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Preparing for life after school

2013_06_04_SJ_CLM1.jpg
Stonewall Jackson High School special education teacher Julie Whitaker, center, looks over the shoulder of student Garrett Lloyd, 15, of Edinburg, while his mother Sheila, right, looks on during class on Tuesday. Garrett has had much success in the school's implementation of the Competent Learner Model this past school year. Rich Cooley/Daily


New Teaching Method Helps Students In Real World

By Kim Walter

QUICKSBURG - When Julie Neese-Whitaker first met 15-year-old Garrett Lloyd, she realized that he struggled with basic communication and often got so frustrated that he wound up in a ball on the floor.

That behavior wasn't necessarily new to the Stonewall Jackson High School resource teacher -- she had worked with adults and students with multiple challenges for several years.

Now, the recently implemented Competent Learner Model helps Garrett sit happily in his classroom, participating and working toward small goals.

That has Whitaker very excited.

Garrett has Down syndrome and was diagnosed with autism at age 6. He's been in the Shenandoah County school system his entire life, but has shown more progress in the past year than ever before.

"I think before we would get frustrated, and so would the kids," Whitaker said in her special education classroom Tuesday afternoon. "But now we have real things to work toward and we know that sometimes it's better to just stop and take a break."

The Competent Learner Model, which came to the school in January 2012, helps students with cognitive, physical, developmental and medical disabilities develop skills that not only foster academic success, but also success in daily life.

The model focuses on seven repertoires - talking, listening, observing, reading, problem solving, writing and participating -- which impact day to day functional actions.

Teachers undergo intensive training and continuing professional development to keep up with the curriculum and lessons used to move a student through the model.

Students are assessed during the model's implementation so their teacher knows what part of the curriculum to start with. Whitaker said the flexibility of the curriculum is helpful, as some students are able to make it through a lesson a month, while others move at a much slower pace.

Within each lesson are a number of activities teachers can use to test the growth of a student -- the more a student increases in lesson level, the more core repertoires he or she is required to exemplify. Before graduating to the next lesson, a student has to be assessed to prove they're ready.

Teachers also are equipped with binders of materials and a CLM coach, who ensures successful implementation in the classroom and conducts performance reviews to determine if the educators are meeting pre-established criteria for each unit.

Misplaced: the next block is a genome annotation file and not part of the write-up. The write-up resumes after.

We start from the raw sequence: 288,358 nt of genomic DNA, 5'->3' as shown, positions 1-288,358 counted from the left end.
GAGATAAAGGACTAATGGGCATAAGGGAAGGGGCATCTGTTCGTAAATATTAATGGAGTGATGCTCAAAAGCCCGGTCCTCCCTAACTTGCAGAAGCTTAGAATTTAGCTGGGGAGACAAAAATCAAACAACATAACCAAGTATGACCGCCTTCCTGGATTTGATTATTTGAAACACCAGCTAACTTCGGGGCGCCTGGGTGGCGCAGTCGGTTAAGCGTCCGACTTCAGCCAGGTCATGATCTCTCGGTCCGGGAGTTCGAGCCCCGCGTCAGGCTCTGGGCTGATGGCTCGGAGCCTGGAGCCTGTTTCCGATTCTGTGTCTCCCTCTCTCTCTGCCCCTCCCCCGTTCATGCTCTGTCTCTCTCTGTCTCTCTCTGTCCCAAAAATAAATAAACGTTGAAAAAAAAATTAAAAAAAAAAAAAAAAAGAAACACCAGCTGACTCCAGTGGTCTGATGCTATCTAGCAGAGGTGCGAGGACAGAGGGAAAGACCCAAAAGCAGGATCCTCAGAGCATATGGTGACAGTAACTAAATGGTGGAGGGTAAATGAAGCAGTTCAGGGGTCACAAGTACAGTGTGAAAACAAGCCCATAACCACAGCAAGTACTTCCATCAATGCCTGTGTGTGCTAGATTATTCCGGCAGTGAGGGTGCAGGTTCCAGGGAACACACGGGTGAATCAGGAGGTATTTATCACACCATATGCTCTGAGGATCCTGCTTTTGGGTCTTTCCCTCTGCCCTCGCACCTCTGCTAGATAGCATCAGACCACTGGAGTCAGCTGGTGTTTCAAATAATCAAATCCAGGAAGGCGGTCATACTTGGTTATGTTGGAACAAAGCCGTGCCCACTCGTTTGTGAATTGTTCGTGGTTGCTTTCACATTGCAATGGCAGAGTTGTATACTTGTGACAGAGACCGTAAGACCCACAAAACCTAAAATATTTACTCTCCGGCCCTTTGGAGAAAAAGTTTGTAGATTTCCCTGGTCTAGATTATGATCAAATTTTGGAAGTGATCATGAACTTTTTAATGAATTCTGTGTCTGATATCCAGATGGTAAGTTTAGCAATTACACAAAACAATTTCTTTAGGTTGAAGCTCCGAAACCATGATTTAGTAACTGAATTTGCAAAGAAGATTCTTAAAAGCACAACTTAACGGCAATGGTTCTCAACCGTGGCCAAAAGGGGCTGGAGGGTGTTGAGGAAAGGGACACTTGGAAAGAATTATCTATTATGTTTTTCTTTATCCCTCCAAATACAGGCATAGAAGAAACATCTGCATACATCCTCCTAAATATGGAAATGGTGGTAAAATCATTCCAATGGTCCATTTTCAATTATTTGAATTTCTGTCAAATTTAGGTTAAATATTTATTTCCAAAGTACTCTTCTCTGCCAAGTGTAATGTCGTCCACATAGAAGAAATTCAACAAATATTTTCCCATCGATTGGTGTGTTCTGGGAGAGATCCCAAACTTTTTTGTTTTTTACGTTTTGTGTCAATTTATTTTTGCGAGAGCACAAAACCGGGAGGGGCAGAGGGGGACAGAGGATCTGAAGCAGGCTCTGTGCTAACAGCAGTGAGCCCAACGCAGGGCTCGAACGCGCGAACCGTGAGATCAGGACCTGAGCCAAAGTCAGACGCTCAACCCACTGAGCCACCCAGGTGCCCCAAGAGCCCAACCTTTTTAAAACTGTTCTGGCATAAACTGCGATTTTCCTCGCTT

Whitaker credits her CLM coach, Shonnet Brand, with being there "every step of the way," offering different teaching techniques and activity options. However, Brand said being a coach has taught her a lot in return.

"I work with behavioral analysis, so the education piece of this was very interesting to me," she said. "These teachers do more than a lot of people imagine."

Brand said basic subject matter like science, math, and social studies is part of the model, but the main goal is helping students become independent parts of their community.

"Of course things like SOLs are important, but there are so many other skills that these students need to master before leaving school," she said. "With the model, teachers have ways to incorporate a bit of everything."

Over the past year, Whitaker has seen so much improvement in Garrett that she presented on his progress during the Shenandoah Valley Regional Program's CLM meeting in April. It included four other school divisions around Shenandoah County.

"Because of the way assessments are done, we have a visual way of tracking student success," Whitaker said. "I think that's what really made me realize that this works. I can look at Garrett's sheet and see where he needs help, but I can also see how far he's come."

Sheila Lloyd, Garrett's mother, said middle school was particularly tough for her son as he began to withdraw. She said it became normal for her to get about five phone calls a week, if not more, about Garrett refusing to participate or do work in class.

"It was very frustrating because I didn't see the same struggles at home," she said. "And then I get calls asking me to help calm him down or persuade him to do work, and I didn't really know what to say."

Through the model, Whitaker learned that Garrett did better with several small goals throughout the day so that he was more motivated to continuously do work. He also responded quickly to visual reminders of his daily schedule.

When Lloyd found out her son had done so well with the CLM in just one year, she said she couldn't help but cry.

"Look at him, he's happy," she said as she watched Garrett complete a worksheet with virtually no supervision. "If this is what he can do in a year, I can't even imagine what he'll learn during the rest of high school."

The CLM also is being used in several middle and elementary schools in Shenandoah County. Whitaker said she feels it's the best thing for local students with multiple disabilities.

"My kids have progressed so much already, so imagine where they would be if they had started on the CLM back in elementary school," she said. "Honestly, I had my doubts when we started, but this is what we should've been doing all along."

Contact staff writer Kim Walter at 540-465-5137 ext. 191, or kwalter@nvdaily.com


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